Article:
It seems that if a child grows up listening to influential albums and exposure to instruments, they'll end up being a prodigy of some genre. It's a cliche in almost every biography. Clayton Doley started out as a child playing the bass keys of his family's Hammond organ along with Jimmy Smith and Jack McDuff, later to showcase his talents in a trio in his teenage years. Doley quickly established himself as a valuable player in the blues and jazz communities, sitting in with many world class acts.
Desperate Times was recorded in Toronto's west side at the famous Canterbury Studios using vintage microphones and instruments, rounding out experience of listening to a greatly talented Hammond player tickle the keys.
Given Doley's talent, I never felt as though he was showing off. Taking and giving the spotlight like a true humble performer, Clayton and his band play off each other excellently on this record. The liner notes explain that all songs were either a first or second take captured live. The energy is strong and you almost get the feeling that the band mates were pushing each other to take things a little further and faster.
Aside from Doley's outstanding playing (see "Misty" for a 'fingers-on-fire' four minute solo) I found Desperate Times to be a little dry. Lyrically, it was topical but not above most pop music. Doley may rely on his hands a little too heavily if he wants to be known for more than his playing, but if he doesn't than he's surely on the right track.
As for a casual listen, Desperate Times definitely fills my criteria for great runs and licks, grooves, and off the cuff jams. This album is full of hooks and riffs that will be stuck in your ear, guaranteed. I think he is the type of performer that benefits from being experienced live.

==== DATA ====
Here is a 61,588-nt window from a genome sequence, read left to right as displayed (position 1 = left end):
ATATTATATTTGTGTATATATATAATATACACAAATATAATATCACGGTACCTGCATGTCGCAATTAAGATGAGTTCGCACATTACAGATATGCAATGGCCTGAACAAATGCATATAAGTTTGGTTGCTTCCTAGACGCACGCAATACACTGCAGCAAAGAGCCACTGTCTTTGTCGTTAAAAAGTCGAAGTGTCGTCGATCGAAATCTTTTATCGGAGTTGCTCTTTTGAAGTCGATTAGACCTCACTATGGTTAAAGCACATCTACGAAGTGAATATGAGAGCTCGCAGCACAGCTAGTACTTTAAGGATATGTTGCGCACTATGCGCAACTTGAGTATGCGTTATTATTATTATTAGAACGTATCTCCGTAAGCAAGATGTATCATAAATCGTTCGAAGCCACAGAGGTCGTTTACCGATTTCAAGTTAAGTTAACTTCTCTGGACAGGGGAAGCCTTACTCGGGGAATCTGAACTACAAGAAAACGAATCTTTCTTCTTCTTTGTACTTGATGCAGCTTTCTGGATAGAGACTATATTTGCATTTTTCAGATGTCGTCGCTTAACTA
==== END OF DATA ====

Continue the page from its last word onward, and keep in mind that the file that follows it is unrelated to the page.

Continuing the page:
Always With You
Saskatoon's John Antoniuk, known to most as Smokekiller, has been crafting mellow rock tunes for almost a decade. Chipping away at the stubborn Saskatchewan music scene, John continuously produces catchy material and his list of notable showcases and accomplishments is quite impressive as well.
His latest full length release, Always With You (due out September, 4th), was funded by Rawlco Radio's 10K20 contest, which awards 20 Saskatchewan artists ten thousand dollars each to create a record. Always is dedicated to Antoniuk's mother, who passed in 2010, and this is reflected in the songs. He sings with a soulful and conversational styling, recounting memories and telling simple stories. Antoniuk also notes that he decided to release this effort under his given name instead of Smokekiller in respect for his mother, regardless of the confusion it might cause.
The album carries a tasteful alternative country vibe, mixed with just enough edge and smooth percussion. There's also something about these songs that keeps me from doing my usual track surfing. I feel compelled to hear out John's expertly crafted words fully and really let the message sink in. Also, I love listening to the guitars in each track; as a player, I just find them to be near perfect.
I also really dig the nonchalance of this record. Everything seems free and loose, nice and mellow, but never sloppy.
Antoniuk and The Smokekiller Band will be touring Western Canada throughout September, returning to Saskatchewan for the Breakout West Festival held in Regina on September 28th at McNally's Tavern and 29th at O'Hanlon's. Be sure to check out Smokekiller and the rest of the festival lineup.